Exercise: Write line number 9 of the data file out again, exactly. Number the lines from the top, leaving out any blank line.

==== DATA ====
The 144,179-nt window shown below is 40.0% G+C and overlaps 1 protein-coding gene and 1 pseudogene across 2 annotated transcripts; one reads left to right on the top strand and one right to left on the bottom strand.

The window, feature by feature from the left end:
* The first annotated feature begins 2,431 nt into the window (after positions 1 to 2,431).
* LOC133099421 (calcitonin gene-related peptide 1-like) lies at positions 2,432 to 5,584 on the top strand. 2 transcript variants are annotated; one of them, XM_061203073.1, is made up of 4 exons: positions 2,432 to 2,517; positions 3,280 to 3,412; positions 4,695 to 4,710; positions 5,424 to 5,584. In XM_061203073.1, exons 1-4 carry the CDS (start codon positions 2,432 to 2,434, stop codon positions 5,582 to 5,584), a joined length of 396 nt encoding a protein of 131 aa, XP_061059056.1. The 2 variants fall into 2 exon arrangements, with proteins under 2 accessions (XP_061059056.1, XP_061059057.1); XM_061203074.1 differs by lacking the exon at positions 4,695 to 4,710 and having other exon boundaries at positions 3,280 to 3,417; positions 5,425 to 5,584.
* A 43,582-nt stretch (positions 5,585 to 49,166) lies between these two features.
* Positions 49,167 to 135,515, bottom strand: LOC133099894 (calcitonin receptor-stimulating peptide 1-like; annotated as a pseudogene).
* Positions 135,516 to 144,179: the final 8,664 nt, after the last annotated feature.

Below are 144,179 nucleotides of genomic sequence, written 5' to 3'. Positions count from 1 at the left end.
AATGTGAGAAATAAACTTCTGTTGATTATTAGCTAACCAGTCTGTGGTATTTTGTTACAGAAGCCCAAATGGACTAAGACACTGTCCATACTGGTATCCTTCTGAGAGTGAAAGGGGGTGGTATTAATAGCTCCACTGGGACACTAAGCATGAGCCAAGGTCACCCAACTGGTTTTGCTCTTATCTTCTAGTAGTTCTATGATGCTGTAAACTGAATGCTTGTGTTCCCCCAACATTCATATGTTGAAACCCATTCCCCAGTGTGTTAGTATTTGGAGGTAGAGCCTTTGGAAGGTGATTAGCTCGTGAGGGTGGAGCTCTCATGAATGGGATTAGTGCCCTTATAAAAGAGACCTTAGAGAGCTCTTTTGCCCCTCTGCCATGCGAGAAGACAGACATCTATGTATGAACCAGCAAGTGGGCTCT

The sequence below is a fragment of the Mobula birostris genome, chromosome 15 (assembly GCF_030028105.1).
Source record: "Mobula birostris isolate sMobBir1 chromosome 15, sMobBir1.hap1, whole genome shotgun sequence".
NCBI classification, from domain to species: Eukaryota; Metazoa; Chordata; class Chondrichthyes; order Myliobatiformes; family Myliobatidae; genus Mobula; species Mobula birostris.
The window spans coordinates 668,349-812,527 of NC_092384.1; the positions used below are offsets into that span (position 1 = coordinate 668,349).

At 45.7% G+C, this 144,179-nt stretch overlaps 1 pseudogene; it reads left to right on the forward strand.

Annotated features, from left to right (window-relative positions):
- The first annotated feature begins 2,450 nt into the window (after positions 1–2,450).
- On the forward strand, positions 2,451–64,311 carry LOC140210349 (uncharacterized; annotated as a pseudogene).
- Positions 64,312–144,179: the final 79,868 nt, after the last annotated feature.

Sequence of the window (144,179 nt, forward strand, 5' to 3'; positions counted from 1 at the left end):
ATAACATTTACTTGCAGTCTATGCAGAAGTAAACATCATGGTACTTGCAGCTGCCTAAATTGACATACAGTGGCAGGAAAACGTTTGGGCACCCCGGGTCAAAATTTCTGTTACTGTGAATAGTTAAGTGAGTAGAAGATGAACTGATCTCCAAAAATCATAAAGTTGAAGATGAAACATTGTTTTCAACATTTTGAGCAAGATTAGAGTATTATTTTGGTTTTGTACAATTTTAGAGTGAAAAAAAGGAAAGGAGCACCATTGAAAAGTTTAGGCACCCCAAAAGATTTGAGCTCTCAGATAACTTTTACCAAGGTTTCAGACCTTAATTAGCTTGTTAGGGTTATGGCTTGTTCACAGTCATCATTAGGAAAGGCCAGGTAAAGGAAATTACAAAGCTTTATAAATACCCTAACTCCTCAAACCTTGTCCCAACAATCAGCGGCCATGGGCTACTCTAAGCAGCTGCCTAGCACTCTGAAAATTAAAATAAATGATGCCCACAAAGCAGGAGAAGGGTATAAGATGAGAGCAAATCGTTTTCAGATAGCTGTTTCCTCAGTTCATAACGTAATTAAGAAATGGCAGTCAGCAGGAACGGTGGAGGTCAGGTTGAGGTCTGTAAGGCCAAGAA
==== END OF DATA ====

AATGTGAGAAATAAACTTCTGTTGATTATTAGCTAACCAGTCTGTGGTATTTTGTTACAGAAGCCCAAATGGACTAAGACACTGTCCATACTGGTATCCTTCTGAGAGTGAAAGGGGGTGGTATTAATAGCTCCACTGGGACACTAAGCATGAGCCAAGGTCACCCAACTGGTTTTGCTCTTATCTTCTAGTAGTTCTATGATGCTGTAAACTGAATGCTTGTGTTCCCCCAACATTCATATGTTGAAACCCATTCCCCAGTGTGTTAGTATTTGGAGGTAGAGCCTTTGGAAGGTGATTAGCTCGTGAGGGTGGAGCTCTCATGAATGGGATTAGTGCCCTTATAAAAGAGACCTTAGAGAGCTCTTTTGCCCCTCTGCCATGCGAGAAGACAGACATCTATGTATGAACCAGCAAGTGGGCTCT